The second season of The Melancholy of Haruhi Suzumiya continues the crazy antics of the SOS club, with extraordinary events occurring without the person causing them even realizing it. Kyon must somehow survive a holiday, the summer vacation, and filmmaking without the club leader Haruhi getting carried away too far.
The second “season” of The Melancholy of Haruhi Suzumiya was actually not broadcast in the typical manner. Instead, new episodes were interleaved with the episodes that were originally broadcast in 2006. And instead of the jumbled order in which the older episodes were originally broadcast, this time all the episodes were shown in chronological order. The new episodes basically fill chronological gaps in the original season, and any stories that might be animated in the future will mostly occur after the chronological end of this season.
The first new episode was uncontroversial enough, the result of which Kyon should be wondering if it might all be his fault but probably isn’t. It is the next set of episodes that will become truly infamous, the eight episodes of Endless Eight. If you are not the type to obsess over comparing minor details, then I would suggest watching only the first two episodes of Endless Eight and then skip five episodes to the last episode of Endless Eight. Or if you are really impatient, then you could get away with just watching the last episode of Endless Eight.
Originally one of the three short stories in The Rashness of Haruhi Suzumiya, the fifth book in the Haruhi Suzumiya light novel series, someone must have come up with the brilliant idea of animating eight similar episodes in the spirit of the story. Obviously, tens of thousands of episodes was out of the question so they settled on eight, which was a reference to the month in the year and looks like the infinity symbol ∞ when viewed sideways. It’s the sort of idea that might sound great on paper, and I can see how it actually could have been brilliant artistically and entertainingly.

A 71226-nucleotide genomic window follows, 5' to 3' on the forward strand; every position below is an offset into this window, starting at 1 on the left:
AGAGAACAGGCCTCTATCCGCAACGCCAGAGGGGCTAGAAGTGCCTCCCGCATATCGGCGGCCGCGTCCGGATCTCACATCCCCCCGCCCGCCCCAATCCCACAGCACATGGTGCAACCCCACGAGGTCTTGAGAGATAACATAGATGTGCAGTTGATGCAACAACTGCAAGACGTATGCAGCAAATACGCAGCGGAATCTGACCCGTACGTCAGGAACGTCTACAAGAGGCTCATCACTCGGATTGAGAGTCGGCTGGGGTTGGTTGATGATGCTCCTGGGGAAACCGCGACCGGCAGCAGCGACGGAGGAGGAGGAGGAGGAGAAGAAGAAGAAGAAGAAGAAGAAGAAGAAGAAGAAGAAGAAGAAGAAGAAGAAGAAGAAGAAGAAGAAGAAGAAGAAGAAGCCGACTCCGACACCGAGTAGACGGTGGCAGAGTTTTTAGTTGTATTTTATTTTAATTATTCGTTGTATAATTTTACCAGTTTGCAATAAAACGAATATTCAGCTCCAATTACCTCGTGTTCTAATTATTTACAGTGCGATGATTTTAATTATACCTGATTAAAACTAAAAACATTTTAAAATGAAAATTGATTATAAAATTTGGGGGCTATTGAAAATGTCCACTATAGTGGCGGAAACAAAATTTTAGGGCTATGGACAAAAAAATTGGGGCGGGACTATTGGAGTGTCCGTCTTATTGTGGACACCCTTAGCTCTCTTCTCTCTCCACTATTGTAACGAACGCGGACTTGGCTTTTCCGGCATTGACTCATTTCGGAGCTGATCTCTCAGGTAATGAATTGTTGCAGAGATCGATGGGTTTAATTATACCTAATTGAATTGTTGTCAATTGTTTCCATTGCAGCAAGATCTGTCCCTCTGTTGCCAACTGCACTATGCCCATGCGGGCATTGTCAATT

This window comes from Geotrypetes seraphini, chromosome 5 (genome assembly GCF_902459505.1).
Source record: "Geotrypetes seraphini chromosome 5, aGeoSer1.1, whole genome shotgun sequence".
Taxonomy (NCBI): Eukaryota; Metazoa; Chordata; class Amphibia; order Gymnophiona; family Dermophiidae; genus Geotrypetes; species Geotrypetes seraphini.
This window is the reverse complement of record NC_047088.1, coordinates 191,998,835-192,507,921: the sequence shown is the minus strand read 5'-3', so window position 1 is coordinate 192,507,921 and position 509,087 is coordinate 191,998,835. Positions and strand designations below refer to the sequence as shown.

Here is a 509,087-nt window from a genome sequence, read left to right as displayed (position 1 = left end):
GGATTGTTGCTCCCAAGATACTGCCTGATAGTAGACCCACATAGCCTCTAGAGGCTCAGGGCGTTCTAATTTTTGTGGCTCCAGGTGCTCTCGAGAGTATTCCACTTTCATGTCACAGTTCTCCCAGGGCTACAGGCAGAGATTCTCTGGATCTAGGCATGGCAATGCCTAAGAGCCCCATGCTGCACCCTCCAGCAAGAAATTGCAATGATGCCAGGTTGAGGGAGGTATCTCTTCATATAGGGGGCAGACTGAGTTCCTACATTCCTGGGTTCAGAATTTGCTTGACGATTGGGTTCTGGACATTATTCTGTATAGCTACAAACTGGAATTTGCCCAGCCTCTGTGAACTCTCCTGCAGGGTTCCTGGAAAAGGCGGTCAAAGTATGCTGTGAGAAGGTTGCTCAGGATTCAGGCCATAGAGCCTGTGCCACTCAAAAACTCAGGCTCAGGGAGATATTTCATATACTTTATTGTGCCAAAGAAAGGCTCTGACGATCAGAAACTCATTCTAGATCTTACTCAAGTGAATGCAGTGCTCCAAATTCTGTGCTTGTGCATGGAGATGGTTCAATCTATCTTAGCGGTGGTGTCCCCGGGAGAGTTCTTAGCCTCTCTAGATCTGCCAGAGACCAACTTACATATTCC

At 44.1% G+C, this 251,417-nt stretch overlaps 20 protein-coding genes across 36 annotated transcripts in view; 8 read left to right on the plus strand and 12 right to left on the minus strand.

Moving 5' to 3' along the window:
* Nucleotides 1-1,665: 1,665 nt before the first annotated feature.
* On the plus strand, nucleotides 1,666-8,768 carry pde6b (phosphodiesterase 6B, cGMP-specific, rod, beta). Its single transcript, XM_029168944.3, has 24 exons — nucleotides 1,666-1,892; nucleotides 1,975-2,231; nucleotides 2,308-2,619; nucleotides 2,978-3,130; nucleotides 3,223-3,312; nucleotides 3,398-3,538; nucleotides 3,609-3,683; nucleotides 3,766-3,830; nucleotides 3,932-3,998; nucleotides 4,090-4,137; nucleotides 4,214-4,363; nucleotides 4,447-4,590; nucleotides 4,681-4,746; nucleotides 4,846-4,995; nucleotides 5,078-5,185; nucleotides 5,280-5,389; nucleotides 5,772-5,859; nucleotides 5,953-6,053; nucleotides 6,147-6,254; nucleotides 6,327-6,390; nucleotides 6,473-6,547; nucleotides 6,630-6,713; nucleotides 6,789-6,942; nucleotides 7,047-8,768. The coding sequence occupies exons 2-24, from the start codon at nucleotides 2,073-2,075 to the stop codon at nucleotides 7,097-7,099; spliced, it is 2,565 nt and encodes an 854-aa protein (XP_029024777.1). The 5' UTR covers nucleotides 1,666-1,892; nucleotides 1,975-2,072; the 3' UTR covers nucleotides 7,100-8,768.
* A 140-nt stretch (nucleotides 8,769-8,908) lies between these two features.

Unfortunately, they forgot to put in the variety that could possibly have made it brilliant, and instead the stories for the Endless Eight episodes all tend to blur together. The sad thing is that Nagato Yuki even implied that there was a lot more variety than was shown. Instead of very different stories with different events and different paths to discovery, the plot for each episode were very similar to each other with only minor differences in detail. And the result was a whole lot of people railing against the Endless Eight episodes. At least I didn’t have any particular problem with the episodes, but that’s only because I felt no compunction against goofing off while watching them.
After Endless Eight comes the Sigh of Haruhi Suzumiya, the backstory behind the incredibly amateurish movie that started off the whole anime series. The movie bewildered me on first viewing and almost made me swear off on watching the rest of the series, and I only realized how epic it was after reading the light novel The Sigh of Haruhi Suzumiya. And the corresponding anime episodes do a pretty good job of showing that epicness, how a major calamity threatening the world was only averted thanks to common sense.
Overall, I would say the new episodes are worthy additions to The Melancholy of Haruhi Suzumiya anime, as long as you don’t watch all the Endless Eight episodes and end up hating it so much that it colors your view of the entire series. If you skipped Endless Eight or it didn’t turn you off on the whole series, then you might be looking forward to the upcoming movie concerning Kyon’s world getting turned upside down. I’m hoping they will also eventually animate how invaders from the future and outer space finally make their move …